SAINTE-LAGUE FORMULA: A highest-average formula for allocating seats proportionally in a list system. The available seats are awarded one at a time to the party with the largest average number of votes as determined by dividing the number of votes won by the party by the number of seats the party has been awarded plus one. Each time a party wins a seat, the divisor for that party increases by two, which thus reduces its chances of winning the next seat. The first seat is awarded to the party with the largest absolute number of votes, since, no seats having been allocated, the average vote total as determined by the formula will be largest for this party (see also d'Hondt formula).
SEMI-PROPORTIONAL SYSTEMS: Those electoral systems where proportional outcomes (groups winning seats according to their population percentage) in elections may be produced, but are not guaranteed. Semi-proportional systems generally produces electoral results that are between the proportionality of full representation systems and the disproportionality of winner-take-all systems. These systems include cumulative voting and limited voting.
SINCERE VOTING: A term used to describe votes cast by voters for their most preferred candidate. This contrasts with "insincere" or "strategic" voting where voters must cast a vote for a candidate other than their first preference in order to best pursue their political interests.
SINGLE NON-TRANSFERABLE VOTE (SNTV): Another term for "Single Vote".
SINGLE VOTE: A multi-winner system in which electors have one vote. The candidates with the most votes win.
SINGLE-WINNER DISTRICT: A district from which only one member is elected.
SINGLE-WINNER RANKED CHOICE VOTING: An electoral system used in single-winner elections where voters rank candidates in order of preference. If a candidate has more than half of the vote based on first-choices, that candidate wins. If no candidate has more than half of those votes, then the candidate with the fewest first choices is eliminated. The voters who selected the defeated candidate as a first choice will then have their votes added to the totals of their next choice. This process continues until a candidate has more than half of the active votes or only two candidates remain. The candidate with a majority among the active candidates is declared the winner.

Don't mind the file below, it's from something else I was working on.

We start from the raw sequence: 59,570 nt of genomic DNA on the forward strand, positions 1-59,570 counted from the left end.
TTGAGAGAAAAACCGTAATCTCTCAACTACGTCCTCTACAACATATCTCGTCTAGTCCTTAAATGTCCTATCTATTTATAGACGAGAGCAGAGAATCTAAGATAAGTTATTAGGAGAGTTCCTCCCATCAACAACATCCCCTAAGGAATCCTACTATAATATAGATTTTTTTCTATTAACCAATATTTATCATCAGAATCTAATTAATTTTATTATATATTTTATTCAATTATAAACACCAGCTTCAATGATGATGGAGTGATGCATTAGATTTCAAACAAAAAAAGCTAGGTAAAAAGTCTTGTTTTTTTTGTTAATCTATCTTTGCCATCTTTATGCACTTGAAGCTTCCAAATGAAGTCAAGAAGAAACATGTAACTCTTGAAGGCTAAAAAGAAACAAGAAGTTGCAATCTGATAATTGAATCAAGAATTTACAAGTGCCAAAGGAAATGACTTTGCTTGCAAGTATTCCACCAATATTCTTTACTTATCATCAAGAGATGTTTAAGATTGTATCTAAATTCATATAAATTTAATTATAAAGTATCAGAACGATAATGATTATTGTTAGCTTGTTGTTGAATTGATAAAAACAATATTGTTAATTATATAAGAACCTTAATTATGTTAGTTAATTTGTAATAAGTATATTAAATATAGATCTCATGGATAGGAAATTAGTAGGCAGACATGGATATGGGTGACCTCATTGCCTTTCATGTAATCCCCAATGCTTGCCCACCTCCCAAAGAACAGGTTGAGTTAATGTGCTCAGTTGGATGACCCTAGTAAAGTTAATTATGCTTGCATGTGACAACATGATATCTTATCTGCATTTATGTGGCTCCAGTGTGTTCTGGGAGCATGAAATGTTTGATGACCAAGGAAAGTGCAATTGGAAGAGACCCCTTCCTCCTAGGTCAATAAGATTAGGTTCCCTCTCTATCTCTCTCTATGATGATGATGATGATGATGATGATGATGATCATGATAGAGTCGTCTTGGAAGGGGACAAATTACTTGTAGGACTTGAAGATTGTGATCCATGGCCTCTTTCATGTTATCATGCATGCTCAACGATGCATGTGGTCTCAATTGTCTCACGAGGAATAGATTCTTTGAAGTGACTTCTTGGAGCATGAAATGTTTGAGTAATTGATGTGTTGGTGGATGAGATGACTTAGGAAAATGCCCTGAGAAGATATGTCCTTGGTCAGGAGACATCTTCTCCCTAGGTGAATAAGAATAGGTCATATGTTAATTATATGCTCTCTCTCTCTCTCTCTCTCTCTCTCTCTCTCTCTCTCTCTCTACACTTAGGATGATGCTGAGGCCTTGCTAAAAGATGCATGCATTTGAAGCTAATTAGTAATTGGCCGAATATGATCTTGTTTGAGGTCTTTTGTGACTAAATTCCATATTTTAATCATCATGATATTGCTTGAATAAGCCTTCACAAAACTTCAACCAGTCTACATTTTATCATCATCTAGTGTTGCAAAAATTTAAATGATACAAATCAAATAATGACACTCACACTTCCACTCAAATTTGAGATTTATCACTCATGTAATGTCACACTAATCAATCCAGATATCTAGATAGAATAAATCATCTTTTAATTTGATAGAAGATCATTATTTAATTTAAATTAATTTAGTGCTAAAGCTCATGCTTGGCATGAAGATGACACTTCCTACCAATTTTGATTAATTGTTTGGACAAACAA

SPOILER EFFECT: A phenomenon in plurality elections in which an independent or third party candidate takes enough votes away from one major party candidate to ensure the victory of the other major party candidate, who would not have won otherwise.
STRATEGIC (OR TACTICAL) VOTING: Occurs when a voter votes for a candidate other than her sincere choice to prevent an unwanted outcome. For example, in a plurality election, there is often a strong incentive for supporters of a minor party to throw their vote to a larger party with a greater chance of victory; this prevents a party or candidate the voter dislikes from winning. Generally speaking, proportional voting systems are designed to reduce strategic voting, as the results will closely match the total share of votes cast for each party.
THRESHOLD: The minimum numbers of the votes needed to receive any seats in the legislature under a proportional representation system. Known technically as the threshold of exclusion in List PR, because if a party reaches this threshold they cannot be excluded from winning a seat. Under choice voting, the threshold is the fewest number of votes that only the winning number of candidates can obtain (roughly the number of votes divided by the number of seats.
TWO-ROUND SYSTEM: A winner-take-all system in which a second election is held if no candidate achieves an absolute majority of votes in the first election. Also known as "runoff elections".
TWO-TIER DISTRICTING: Where seats are awarded to parties from both single member districts and national lists, or both regional and national lists.
UNDERVOTE: A vote in which the voter has selected fewer candidates than allowed or has skipped voting for the office entirely.
WASTED VOTES: A political science term used to describe votes that are not useful in the election of the winning candidate or party. Those votes include ballots cast for a losing candidate(s) along with any extraneous votes cast in support of winning candidates.
WINNER-TAKE-ALL: A term used to describe election systems that award seats to the highest vote getters without ensuring fair representation for minority groups. In the United States, these are typically single-winner district schemes or at-large, block-voting systems.